Lesko: That’s why I stand up and fight. There’s too many people uncomfortable about talking about it, quite frankly. And so, I’m on the Judiciary Committee, I’m on the Rules Committee. I’m the woman here that’s willing to speak up about it, so I’m the one that speaks out about it because somebody has to.
Evans: You know, Rep. Lesko, I think we have a lot of problematic listeners who definitely appreciate and value you standing up. Another issue that we know you’re very passionate about is being a pro-life voice in Washington. Where does that passion come from?
Lesko: Oh man, because I was lied to. I wasn’t always pro-life. I was, if you call it, the left calls it “pro-choice.” I call it “for abortion,” I guess, or “anti-life,” but I used to be like that, so I can relate to it.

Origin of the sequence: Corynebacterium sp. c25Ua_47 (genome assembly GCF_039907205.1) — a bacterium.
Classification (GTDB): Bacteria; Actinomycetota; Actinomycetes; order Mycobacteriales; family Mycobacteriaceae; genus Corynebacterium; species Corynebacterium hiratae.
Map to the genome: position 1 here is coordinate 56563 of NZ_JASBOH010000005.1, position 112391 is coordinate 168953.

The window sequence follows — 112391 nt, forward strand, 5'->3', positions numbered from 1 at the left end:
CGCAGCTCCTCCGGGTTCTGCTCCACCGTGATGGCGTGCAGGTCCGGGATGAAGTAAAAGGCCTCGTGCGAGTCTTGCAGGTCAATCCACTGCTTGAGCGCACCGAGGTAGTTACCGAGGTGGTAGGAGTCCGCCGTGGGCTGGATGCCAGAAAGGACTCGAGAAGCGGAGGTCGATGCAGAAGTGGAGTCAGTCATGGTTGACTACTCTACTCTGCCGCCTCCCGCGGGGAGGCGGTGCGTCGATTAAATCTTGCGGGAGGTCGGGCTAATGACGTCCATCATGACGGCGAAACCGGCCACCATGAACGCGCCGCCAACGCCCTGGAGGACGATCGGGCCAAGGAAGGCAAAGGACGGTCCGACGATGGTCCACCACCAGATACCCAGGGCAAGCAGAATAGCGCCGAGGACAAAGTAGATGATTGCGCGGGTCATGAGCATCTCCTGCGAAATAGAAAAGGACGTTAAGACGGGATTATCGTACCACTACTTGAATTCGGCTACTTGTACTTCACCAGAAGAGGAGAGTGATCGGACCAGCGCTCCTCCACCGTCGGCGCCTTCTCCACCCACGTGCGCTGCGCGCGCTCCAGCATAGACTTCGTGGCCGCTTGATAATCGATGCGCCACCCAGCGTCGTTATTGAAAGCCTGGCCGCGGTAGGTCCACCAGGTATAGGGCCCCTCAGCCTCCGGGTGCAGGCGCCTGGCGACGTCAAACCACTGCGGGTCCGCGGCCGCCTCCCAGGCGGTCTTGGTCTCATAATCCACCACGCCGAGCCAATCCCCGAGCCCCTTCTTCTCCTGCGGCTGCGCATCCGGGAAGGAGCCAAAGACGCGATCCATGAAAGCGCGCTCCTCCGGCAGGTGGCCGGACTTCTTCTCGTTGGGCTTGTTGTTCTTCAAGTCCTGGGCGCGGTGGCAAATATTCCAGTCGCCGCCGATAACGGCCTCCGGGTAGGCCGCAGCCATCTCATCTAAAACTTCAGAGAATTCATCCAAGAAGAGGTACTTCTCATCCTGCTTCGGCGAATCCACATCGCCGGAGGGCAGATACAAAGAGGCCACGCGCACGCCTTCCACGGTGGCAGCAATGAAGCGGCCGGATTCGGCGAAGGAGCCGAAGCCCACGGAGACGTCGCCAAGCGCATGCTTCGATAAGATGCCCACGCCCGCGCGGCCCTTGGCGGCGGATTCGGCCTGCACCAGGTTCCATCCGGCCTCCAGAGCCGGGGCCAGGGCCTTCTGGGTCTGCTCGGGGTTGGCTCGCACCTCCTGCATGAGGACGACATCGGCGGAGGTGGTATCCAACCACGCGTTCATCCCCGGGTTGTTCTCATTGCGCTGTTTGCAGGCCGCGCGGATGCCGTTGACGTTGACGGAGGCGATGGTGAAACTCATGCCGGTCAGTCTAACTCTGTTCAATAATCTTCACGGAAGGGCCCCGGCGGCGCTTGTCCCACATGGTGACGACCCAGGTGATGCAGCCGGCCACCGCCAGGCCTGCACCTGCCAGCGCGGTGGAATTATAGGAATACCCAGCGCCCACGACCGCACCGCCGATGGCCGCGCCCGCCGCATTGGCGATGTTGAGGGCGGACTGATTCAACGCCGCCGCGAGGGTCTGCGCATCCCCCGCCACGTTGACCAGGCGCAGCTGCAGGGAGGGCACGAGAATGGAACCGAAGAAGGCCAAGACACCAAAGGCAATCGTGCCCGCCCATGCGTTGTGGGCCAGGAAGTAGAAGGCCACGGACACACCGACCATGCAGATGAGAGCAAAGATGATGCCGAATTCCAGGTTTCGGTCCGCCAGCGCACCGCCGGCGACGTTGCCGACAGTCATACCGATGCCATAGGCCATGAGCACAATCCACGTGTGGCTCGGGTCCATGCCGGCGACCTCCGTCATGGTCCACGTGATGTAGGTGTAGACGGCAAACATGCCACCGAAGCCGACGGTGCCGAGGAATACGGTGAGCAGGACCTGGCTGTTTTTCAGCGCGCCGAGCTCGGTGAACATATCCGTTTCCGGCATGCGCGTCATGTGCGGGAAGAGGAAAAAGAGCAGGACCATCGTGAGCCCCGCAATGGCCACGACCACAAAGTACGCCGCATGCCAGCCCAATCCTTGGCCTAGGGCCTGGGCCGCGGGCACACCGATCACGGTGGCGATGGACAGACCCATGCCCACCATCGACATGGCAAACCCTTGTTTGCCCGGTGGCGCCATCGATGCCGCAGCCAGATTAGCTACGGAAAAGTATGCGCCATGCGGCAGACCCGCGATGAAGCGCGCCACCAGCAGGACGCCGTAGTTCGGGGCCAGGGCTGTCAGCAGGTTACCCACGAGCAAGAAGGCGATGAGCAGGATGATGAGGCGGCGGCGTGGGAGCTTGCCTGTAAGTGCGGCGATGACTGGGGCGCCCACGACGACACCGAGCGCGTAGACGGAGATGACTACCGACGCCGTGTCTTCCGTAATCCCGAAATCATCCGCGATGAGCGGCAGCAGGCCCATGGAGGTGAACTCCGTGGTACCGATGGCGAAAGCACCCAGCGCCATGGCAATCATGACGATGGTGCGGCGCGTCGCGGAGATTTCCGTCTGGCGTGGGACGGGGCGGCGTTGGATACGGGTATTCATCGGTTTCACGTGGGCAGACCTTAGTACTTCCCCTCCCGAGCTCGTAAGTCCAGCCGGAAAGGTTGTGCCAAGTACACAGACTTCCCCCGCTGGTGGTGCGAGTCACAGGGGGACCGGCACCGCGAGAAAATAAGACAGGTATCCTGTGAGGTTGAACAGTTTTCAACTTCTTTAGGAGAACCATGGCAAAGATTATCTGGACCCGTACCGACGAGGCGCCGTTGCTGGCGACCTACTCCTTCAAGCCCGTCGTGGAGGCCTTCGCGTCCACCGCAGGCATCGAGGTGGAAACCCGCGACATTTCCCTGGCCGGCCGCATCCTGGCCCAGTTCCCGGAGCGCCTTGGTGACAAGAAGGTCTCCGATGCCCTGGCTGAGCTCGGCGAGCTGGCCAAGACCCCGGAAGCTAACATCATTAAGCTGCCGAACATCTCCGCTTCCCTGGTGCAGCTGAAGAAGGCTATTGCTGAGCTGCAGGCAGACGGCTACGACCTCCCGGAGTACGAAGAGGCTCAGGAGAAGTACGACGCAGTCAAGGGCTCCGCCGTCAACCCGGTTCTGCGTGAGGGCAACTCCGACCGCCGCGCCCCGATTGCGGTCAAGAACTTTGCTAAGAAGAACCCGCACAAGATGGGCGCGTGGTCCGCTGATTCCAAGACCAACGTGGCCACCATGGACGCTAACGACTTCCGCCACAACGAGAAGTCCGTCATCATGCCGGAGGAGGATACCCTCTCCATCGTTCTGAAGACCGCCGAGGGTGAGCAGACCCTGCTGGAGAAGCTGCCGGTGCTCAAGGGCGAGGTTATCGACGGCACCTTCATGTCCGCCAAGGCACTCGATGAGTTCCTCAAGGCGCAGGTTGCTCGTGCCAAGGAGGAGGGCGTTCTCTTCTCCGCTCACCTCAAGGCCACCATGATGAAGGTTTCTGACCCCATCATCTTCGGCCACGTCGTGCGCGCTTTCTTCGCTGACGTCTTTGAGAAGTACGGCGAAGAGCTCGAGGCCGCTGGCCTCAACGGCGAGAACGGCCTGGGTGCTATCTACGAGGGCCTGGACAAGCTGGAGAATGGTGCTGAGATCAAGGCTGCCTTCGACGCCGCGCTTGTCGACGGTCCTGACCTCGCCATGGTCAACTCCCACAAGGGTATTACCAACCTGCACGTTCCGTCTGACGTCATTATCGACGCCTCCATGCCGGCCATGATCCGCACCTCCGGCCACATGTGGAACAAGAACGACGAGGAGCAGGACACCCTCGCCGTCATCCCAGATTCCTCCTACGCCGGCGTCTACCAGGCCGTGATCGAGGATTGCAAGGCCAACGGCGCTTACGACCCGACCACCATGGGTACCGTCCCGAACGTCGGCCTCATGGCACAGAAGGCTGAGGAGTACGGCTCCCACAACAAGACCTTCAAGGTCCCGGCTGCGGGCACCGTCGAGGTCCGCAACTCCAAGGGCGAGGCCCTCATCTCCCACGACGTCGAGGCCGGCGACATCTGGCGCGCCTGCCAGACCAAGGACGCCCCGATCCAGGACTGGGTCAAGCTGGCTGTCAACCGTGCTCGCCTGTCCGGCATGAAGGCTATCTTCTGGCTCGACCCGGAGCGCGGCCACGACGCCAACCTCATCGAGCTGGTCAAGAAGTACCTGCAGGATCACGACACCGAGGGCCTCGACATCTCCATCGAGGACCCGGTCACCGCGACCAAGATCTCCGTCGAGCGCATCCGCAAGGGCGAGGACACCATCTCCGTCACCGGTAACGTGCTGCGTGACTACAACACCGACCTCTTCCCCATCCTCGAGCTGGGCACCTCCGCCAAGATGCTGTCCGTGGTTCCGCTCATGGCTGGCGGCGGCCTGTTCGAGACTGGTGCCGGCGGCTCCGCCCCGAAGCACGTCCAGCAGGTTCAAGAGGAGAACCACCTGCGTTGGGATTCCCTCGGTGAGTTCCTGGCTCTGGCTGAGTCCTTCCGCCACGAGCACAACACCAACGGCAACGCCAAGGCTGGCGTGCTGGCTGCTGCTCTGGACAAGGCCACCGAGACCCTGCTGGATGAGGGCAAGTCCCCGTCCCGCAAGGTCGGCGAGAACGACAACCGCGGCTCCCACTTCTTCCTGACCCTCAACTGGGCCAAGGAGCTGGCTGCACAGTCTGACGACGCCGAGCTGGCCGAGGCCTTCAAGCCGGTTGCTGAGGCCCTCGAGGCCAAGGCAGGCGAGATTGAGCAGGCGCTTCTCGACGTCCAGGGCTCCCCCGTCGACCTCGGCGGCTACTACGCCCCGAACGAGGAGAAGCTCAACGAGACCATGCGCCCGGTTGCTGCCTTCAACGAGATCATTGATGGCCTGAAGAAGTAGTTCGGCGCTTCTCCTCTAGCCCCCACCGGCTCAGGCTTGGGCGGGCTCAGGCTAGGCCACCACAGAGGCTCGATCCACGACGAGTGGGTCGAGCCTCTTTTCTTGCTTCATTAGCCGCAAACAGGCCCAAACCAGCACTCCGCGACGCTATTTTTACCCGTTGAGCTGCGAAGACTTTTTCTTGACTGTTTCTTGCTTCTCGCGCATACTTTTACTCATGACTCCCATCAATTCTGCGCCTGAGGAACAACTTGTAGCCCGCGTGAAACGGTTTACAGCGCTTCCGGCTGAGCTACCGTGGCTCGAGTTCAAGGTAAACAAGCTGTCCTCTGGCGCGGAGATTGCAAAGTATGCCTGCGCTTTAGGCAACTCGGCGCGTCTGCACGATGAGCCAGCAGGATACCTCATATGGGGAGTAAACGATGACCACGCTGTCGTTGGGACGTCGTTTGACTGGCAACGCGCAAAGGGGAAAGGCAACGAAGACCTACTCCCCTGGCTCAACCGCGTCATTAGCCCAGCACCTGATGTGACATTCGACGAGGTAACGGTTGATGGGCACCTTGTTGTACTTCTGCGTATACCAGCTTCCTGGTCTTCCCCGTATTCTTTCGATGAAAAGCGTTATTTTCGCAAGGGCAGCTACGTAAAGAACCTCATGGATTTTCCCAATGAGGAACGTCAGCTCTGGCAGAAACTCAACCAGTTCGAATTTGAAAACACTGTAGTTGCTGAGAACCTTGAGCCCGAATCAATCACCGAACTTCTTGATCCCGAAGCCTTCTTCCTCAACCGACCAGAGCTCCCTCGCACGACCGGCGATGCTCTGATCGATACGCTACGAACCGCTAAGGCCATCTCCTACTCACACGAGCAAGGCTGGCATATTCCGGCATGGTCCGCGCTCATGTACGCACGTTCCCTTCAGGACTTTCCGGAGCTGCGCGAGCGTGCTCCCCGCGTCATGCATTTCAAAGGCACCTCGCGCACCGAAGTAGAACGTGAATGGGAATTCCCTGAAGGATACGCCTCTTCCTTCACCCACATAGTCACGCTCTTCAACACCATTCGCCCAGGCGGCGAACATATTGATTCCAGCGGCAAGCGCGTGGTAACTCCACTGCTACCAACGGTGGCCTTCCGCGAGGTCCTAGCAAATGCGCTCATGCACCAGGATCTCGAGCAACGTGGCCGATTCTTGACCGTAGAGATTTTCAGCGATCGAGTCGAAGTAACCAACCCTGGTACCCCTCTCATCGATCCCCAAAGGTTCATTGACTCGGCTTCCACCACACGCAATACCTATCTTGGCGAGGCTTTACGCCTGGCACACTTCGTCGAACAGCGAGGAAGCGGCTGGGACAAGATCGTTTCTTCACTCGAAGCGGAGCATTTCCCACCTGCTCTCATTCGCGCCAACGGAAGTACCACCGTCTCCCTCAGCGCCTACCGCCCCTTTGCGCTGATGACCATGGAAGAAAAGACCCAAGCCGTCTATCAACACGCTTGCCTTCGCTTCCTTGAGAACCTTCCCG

I was lied to by Planned Parenthood. Planned Parenthood said, “Oh, it’s just a clump of cells.” I think they said it looked like a tadpole.
It was actually when I got involved in the Republican Party and there was a woman in the Arizona Republican Party who was very pro-life and then I volunteered to register voters at the Arizona State Fair and there was a booth very close to our Arizona Republican Party booth that was Arizona Right to Life. And it had little miniatures of fetuses inside the womb. And I was like, “That’s not a clump of cells. Those are little babies.” And so I was converted.
I was converted. I was like, “They lied to me.” And so now I’m very vocal about this because it’s wrong and Planned Parenthood continues to lie.
Do you know that the chairman of the Arizona Planned Parenthood political action committee just recently put out a tweet? It was outrageous.